“Among many climate scientists, gloom has set in. Things are worse than we think, but they can’t really talk about it.”

4. The Pap test could eventually be replaced by the HPV test, some experts say
By Laurie McGinley | The Washington Post | July 2018
“The HPV infection is the most common sexually transmitted infection and is usually eliminated by the immune system within a year or two. But when an infection persists, it can cause cellular changes that develop into precancerous lesions and, eventually, malignancies.”

5. ‘You can’t just gloss over this history’: The movement to honor Ida B. Wells gains momentum
By Peter Slevin | The Washington Post | June 2018
“This stone is the rare marker in Chicago that honors Wells, a hero in an unending battle against racial injustice who died in 1931. Born into slavery in Holly Springs, Miss., Wells became a crusading African American journalist who exposed the crime and shame of lynching and fought for women’s suffrage.”

6. Lagos: Hope and Warning
By Armin Rosen | City Journal | July 2018
“Nigeria’s mega-city, bursting with opportunity but strained with disorder, offers a cautionary preview of the future.”

7. Scientists defy ‘force of nature’ to unlock secrets of Hawaii volcano
By Terray Sylvester and Jolyn Rosa | Reuters | July 2018
“Scientists have been in the field measuring the eruptions 24 hours a day, seven days a week since Kilauea first exploded more than two months ago.”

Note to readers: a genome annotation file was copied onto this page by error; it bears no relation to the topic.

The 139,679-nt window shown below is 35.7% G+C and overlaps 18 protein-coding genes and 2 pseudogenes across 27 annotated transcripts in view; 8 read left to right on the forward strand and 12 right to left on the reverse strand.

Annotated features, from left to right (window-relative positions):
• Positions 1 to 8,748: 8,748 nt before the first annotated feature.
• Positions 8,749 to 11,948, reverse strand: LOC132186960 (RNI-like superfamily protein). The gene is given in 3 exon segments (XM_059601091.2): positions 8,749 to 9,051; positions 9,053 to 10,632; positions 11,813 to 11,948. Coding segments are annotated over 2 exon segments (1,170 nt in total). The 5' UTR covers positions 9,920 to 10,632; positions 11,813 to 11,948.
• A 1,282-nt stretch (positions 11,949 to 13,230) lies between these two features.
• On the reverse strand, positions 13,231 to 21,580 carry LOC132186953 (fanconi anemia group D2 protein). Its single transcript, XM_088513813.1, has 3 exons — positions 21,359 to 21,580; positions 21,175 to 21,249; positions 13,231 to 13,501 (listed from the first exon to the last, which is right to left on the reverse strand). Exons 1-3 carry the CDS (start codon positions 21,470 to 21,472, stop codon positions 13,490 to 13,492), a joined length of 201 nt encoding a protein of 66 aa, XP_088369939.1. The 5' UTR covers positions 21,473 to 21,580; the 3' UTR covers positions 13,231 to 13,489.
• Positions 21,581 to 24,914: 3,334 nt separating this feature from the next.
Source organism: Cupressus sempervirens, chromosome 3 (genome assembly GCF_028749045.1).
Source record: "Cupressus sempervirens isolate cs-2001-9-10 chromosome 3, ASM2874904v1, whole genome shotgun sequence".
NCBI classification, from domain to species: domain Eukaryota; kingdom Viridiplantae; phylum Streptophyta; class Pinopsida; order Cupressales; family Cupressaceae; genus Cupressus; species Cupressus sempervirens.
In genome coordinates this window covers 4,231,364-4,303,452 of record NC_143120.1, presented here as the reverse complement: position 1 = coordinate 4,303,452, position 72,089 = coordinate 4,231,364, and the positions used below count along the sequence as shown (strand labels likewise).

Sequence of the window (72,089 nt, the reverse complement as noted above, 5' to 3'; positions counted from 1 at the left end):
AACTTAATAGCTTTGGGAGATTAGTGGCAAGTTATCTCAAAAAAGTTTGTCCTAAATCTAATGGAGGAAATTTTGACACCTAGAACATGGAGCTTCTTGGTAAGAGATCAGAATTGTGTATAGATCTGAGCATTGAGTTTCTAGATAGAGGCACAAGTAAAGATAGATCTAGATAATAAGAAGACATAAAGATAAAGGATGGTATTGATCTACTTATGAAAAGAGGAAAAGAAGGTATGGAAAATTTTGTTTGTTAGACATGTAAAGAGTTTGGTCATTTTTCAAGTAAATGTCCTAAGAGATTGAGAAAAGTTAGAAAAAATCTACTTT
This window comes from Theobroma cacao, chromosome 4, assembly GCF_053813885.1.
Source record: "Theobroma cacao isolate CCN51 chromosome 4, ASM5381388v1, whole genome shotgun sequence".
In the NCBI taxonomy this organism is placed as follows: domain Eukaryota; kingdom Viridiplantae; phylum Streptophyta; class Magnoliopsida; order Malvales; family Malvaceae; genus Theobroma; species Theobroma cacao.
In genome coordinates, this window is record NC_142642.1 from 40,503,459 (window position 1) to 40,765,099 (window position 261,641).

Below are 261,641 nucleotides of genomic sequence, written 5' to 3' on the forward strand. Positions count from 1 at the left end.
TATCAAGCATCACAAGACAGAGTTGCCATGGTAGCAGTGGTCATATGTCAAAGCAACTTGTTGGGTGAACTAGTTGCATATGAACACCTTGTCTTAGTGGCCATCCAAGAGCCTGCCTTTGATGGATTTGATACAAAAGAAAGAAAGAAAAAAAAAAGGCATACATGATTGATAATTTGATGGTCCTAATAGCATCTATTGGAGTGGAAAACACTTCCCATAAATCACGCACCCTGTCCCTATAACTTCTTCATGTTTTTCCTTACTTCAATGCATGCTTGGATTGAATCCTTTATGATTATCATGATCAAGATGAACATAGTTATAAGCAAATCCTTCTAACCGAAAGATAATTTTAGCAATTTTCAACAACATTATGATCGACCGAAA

8. Kubrick’s The Shining in 6 parts: The Obsessively-controlled sequences that unravel Jack’s mind
By Roger Luckhurst | Salon.com | July 2018
“At the crucial core of the horror masterpiece, time collapses and Jack Torrance’s madness blooms.”

9. A Scrappy Makeover for a Tweedy Literary Fixture
By Dwight Garner | The New York Times | May 2018
“The Times Literary Supplement was founded in 1902. Its editor, Stig Abell, was hired to usher it into a new era.”

10. Billie Holiday
By Elizabeth Hardwick | The New York Review of Books | March 1976
“Her whole life had taken place in the dark. The spotlight shone down on the black, hushed circle in a café; the moon slowly slid through the clouds.”

Recommended reading / viewing / listening

This week: The mayoral presidency / Make yourself charming / Turkey and Kurdish culture / The new intellectual / Celebrating ‘The Sopranos’

This week: The mayoral presidency / Make yourself charming / Turkey and Kurdish culture / The new intellectual / Celebrating ‘The Sopranos’

Most of these great items come from my social media networks. Follow me on Twitter, Instagram, Tumblr, LinkedIn, and Facebook for more fascinating videos, photos, articles, essays, and criticism.